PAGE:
Misbah-ul-Haq and Younis Khan. In the company of some of the most celebrated Pakistani pairings - Imran and Javed, Wasim and Waqar, Hanif and Fazal they don't shine any less bright. They are now playing in their last Test, together, having done more than any others in the last six years to ensure that Pakistan competed. Here, they tell us what they thought of the other and what made them tick. Here's Younis on Misbah.
Misbah and I go a long way back, to before the time he became captain. In the 2006 Champions Trophy, when Inzamam-ul-Haq was banned and I went as captain, I had wanted Misbah in the team. I knew his background, I knew he was doing well domestically and I was a big believer in him.
Then in 2007, he made that really strong comeback at the World T20. It was a really difficult decision for the selection committee to drop Mohammad Yousuf and bring Misbah in. That must have put a lot of pressure on him, but the way he came in and played, on unfamiliar South African pitches - and won matches for us - was amazing.
He told me at the time that he had worked really hard, not just for a few months but over the previous three years to get back into the Pakistan side. He had been going to the National Cricket Academy every day, he said. It was his bad luck that we had such a strong middle order at the time; that's why he didn't get many opportunities. But, as they say, whatever happens does so for the better.
So I wasn't surprised when he came back as captain against South Africa in 2010. It wasn't easy, that series. When we were playing that last day in Dubai, I remember talking to Misbah in the dressing room and on the pitch. We knew that this was a very new, inexperienced side and if one of us got out, then South Africa could win the Test. Even when the last hour started, they wanted to play on a little, so it was pretty tense. That partnership to save the Test set the tone for us, allowing us to put together many century partnerships.
We were successful together because of the way we are as people. My batting style is quite different to his but we complemented each other well. The experiences that have shaped us are similar - his background, his career playing first-class cricket, the fact that we both struggled early on, and that was always with us when we batted: the fact that we had come through it. The other thing that was in our minds is that we wanted to serve the team. We were the seniors and we wanted to lead from the front.
I learnt from Misbah that if I wanted to get a performance out of someone, I had to let them do it - to give them independence and not interfere, especially the younger players. Misbah did that. If a player was making mistakes, he would go up and chat a little, but mostly he would let them do what they need to do.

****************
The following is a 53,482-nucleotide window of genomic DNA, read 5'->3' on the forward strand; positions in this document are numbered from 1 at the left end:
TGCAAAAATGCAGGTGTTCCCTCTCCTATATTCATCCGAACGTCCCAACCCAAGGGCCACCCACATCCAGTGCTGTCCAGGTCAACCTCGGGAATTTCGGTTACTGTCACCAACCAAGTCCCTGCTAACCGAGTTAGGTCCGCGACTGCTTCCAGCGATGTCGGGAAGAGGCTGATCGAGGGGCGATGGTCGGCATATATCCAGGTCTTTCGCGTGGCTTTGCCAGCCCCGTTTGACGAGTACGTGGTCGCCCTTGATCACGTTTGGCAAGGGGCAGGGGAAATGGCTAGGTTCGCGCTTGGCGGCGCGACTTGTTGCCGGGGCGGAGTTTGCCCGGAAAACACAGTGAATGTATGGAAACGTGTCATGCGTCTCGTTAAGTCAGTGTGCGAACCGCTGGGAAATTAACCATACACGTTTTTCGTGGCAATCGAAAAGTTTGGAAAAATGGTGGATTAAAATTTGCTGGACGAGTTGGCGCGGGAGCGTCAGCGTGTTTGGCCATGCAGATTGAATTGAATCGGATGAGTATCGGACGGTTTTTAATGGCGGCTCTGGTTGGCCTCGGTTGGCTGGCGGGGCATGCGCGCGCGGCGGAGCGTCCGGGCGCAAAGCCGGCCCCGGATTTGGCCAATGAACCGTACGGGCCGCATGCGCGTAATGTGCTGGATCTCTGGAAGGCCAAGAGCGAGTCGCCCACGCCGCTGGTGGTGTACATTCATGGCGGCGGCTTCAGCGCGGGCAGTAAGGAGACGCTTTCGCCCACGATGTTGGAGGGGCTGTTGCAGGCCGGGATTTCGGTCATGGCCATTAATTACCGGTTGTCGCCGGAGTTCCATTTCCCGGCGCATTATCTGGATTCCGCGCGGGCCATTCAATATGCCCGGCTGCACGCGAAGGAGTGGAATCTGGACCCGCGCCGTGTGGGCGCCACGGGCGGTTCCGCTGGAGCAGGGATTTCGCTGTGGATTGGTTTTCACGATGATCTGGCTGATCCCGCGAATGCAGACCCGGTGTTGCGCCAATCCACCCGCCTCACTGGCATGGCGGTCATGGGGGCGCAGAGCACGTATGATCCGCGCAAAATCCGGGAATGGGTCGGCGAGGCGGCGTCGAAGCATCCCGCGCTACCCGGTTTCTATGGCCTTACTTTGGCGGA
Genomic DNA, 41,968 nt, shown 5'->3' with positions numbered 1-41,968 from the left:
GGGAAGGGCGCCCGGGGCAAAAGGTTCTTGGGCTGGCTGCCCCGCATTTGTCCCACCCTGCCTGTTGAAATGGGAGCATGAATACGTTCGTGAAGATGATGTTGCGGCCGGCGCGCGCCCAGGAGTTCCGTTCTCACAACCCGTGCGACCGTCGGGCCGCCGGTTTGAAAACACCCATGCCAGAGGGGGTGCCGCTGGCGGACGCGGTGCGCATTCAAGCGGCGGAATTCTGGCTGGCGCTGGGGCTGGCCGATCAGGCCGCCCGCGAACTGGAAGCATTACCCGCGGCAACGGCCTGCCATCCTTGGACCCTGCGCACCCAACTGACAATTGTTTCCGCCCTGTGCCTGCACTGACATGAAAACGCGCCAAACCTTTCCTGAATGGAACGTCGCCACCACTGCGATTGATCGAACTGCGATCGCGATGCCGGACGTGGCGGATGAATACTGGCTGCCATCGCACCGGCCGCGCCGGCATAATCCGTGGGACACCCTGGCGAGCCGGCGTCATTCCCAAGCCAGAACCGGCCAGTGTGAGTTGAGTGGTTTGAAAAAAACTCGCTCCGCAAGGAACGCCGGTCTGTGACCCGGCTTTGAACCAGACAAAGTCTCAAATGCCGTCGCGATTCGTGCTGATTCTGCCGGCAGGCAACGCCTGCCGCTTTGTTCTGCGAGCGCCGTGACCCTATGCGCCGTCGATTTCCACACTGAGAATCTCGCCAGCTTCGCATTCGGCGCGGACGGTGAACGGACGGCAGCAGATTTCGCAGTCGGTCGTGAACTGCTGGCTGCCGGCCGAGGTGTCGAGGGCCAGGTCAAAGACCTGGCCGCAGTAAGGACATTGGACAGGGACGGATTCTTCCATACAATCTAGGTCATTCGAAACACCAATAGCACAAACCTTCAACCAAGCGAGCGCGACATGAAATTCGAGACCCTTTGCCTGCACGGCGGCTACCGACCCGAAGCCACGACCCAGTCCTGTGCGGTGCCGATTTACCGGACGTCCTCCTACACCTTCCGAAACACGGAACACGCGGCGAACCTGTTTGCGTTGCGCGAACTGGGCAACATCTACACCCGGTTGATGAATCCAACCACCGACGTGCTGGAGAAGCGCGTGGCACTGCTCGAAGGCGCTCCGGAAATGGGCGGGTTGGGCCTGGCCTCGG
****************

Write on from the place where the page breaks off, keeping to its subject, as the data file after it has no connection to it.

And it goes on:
We have a healthy respect for each other. The way Misbah respects Younis Khan, I want to respect him and his family even more. If you watch my Sydney Test hundred then you can see his son cheering. The way he got happy, how he celebrated for my hundred; that is that respect and I've tried to return that respect to him and his family.
I'm not surprised he did so well as captain. He is a very strong character. At his age, to be able to maintain fitness, and to be able to keep performing, you can see his commitment. We could not say often that he was out of form. Whatever else happened, he kept performing with the bat, leading by example, right from the front. That is the most important thing for a leader. His attitude has been very important. He is very calm.
Sometimes people say aggression is everything, but I think the calmness Misbah has shown, towards the Pakistan Cricket Board, his game and the team, has been vital to his success. We are humans, of course, and a leader is under a lot of pressure. On the ground or in the dressing room, off and on, he does get angry, but the calmness is there for everyone to see.
Out on the field, I have never tried to impose myself on him. I am a strong believer that the leader, whoever he is, should take decisions by himself. That is why he is the leader. Misbah is not a young leader. He has led departments, associations and Pakistan A. If he called on me on the field, I always gave him my honest opinion and advice. That element of trust has been very important.
Off the field, we've been fishing together a few times. We did it in New Zealand last year. He really enjoyed it as well. In 2008-09, we had a home series and held a camp - we did a lot of fishing then as well.
Read Misbah on Younis here